What Is 100/300 Insurance?
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The "100/300" in "100/300 auto insurance" refers to the bodily injury liability limits (in thousands) of a policy. The 100 means that the policy will cover up to $100,000 of bodily injury sustained by a single person injured in an accident, and the 300 means that it will cover up to $300,000 total for bodily injury per accident.
Generally, 100/300 will be followed by a third number, such as 50, and together will look like 100/300/50. What the 50 represents is the amount of property damage liability coverage, in thousands, that the insurance policy includes. In this example, the policy will also pay for up to $50,000 for the repair of other people's property.
Let’s take another example. If a policy covered $50,000 of bodily injury sustained by a single person injured in an accident, $100,000 total for bodily injury per accident, and $50,000 for damage to other people’s property, this would be a 50/100/50 policy. That means the difference between our two examples (50/100 vs 100/300 insurance) is both one of coverage per person and coverage per accident.
Remember, liability coverage compensates other people for their accident-related damages that someone insured under your policy is responsible for. It doesn't pay for the injuries of anyone covered under your policy.
Auto insurance policies with limits that are as high as 100/300 are often purchased either voluntarily or because they are required by a finance company.
State laws setting minimum liability limits don't usually require such high limits unless there are special circumstances. The states with the highest liability coverage requirements are Alaska and Maine, which require 50/100/25 coverage.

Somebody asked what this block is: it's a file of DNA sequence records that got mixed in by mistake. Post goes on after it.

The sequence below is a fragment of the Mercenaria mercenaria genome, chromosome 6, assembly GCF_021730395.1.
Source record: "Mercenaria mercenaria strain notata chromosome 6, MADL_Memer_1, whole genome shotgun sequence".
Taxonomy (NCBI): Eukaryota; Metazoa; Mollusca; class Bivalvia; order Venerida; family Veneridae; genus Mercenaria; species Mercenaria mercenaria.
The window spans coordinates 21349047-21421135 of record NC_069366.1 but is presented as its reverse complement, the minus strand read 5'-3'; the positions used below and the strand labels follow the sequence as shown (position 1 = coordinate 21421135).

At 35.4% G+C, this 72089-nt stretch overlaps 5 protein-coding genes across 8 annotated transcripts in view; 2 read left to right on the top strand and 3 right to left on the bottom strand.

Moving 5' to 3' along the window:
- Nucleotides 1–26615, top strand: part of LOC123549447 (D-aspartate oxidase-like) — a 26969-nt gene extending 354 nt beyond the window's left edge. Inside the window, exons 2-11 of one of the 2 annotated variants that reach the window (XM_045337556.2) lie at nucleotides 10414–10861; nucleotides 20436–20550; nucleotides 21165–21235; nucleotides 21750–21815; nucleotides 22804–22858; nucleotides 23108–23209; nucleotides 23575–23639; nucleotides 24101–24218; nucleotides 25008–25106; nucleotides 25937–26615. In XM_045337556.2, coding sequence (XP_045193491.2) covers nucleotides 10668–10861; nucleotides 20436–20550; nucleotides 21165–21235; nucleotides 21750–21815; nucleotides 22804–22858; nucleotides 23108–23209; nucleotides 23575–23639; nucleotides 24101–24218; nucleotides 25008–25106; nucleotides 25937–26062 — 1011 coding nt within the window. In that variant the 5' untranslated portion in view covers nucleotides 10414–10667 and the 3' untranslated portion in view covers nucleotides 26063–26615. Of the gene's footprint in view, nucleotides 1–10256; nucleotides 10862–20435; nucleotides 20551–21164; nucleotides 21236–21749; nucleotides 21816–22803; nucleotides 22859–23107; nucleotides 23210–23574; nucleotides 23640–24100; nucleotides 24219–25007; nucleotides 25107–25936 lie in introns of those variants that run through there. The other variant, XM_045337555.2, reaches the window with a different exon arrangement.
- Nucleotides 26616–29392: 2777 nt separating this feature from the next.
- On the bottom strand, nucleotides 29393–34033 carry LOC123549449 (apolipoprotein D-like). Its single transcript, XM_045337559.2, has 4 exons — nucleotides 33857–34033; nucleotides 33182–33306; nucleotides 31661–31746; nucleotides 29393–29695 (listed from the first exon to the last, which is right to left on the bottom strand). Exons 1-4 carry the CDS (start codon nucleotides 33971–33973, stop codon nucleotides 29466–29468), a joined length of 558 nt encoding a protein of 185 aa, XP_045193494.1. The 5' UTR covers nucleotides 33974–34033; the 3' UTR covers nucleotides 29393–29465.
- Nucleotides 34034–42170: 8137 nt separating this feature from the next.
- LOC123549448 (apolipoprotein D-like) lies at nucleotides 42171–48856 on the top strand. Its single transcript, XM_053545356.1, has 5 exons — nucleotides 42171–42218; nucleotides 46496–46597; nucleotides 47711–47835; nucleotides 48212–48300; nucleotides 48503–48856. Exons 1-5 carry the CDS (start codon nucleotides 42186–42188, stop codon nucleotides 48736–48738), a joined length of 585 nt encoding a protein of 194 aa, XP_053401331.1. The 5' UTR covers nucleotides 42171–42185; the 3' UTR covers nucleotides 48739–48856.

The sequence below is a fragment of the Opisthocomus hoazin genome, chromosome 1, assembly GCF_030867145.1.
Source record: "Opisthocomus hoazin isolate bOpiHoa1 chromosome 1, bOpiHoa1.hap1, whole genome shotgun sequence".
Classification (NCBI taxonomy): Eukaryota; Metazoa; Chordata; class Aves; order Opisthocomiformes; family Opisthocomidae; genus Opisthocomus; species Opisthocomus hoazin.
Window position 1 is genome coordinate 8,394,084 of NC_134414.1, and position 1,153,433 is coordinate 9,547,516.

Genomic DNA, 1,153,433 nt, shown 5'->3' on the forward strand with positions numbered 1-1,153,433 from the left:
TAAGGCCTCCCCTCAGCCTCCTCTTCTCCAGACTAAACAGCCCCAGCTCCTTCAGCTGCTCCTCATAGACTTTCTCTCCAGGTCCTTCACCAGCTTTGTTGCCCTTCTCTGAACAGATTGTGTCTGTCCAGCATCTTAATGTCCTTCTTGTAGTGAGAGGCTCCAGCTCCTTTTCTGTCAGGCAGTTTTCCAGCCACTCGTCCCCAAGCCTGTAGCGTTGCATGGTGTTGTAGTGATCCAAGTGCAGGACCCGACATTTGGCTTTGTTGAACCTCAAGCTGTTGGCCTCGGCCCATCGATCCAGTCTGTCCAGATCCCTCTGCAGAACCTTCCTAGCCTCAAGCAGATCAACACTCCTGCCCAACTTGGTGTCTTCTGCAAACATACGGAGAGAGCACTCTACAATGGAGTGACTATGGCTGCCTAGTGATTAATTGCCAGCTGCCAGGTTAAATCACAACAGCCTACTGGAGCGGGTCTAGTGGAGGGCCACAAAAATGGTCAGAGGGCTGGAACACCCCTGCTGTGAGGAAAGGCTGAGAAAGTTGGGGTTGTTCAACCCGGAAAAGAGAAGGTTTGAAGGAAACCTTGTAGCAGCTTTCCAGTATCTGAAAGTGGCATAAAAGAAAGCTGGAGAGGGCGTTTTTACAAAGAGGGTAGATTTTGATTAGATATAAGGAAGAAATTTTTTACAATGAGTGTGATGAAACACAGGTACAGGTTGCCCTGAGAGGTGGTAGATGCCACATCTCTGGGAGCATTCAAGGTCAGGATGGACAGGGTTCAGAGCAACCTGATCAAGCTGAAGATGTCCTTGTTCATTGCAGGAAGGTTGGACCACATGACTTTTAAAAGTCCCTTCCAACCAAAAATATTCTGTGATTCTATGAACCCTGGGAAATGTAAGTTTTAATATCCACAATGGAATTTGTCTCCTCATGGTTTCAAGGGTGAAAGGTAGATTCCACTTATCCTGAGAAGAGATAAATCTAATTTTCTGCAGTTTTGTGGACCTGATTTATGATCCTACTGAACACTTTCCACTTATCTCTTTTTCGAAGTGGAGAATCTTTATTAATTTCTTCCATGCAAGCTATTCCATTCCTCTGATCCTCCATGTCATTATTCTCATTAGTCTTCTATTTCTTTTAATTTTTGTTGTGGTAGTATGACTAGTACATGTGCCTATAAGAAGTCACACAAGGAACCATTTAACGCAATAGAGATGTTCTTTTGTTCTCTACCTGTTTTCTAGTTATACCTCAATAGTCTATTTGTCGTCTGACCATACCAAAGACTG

However, there are instances where a state may make you carry 100/300. In Florida, drivers who have been convicted of driving under the influence of drugs or alcohol must maintain liability limits of 100/300/50.
A more common reason for purchasing 100/300/50 coverage is the policyholder is leasing a vehicle and the finance company is requiring them to carry these limits as part of the lease agreement. Leasing companies require this amount of coverage to make sure that you're somewhat protected financially in the event you're found responsible for causing injuries or damages in "their" vehicle.
Consider Higher Limits Voluntarily
Drivers may want to think about getting more insurance protection even when they're not required. Most states don't require much coverage when compared with what an accident could potentially cost. A number of states make drivers carry 25/50 bodily injury limits, which can easily be used up following a serious accident. It's often suggested that drivers carry 100/300/50. You can still find a cheap policy with coverage at this level, and having the extra protection could go a long way.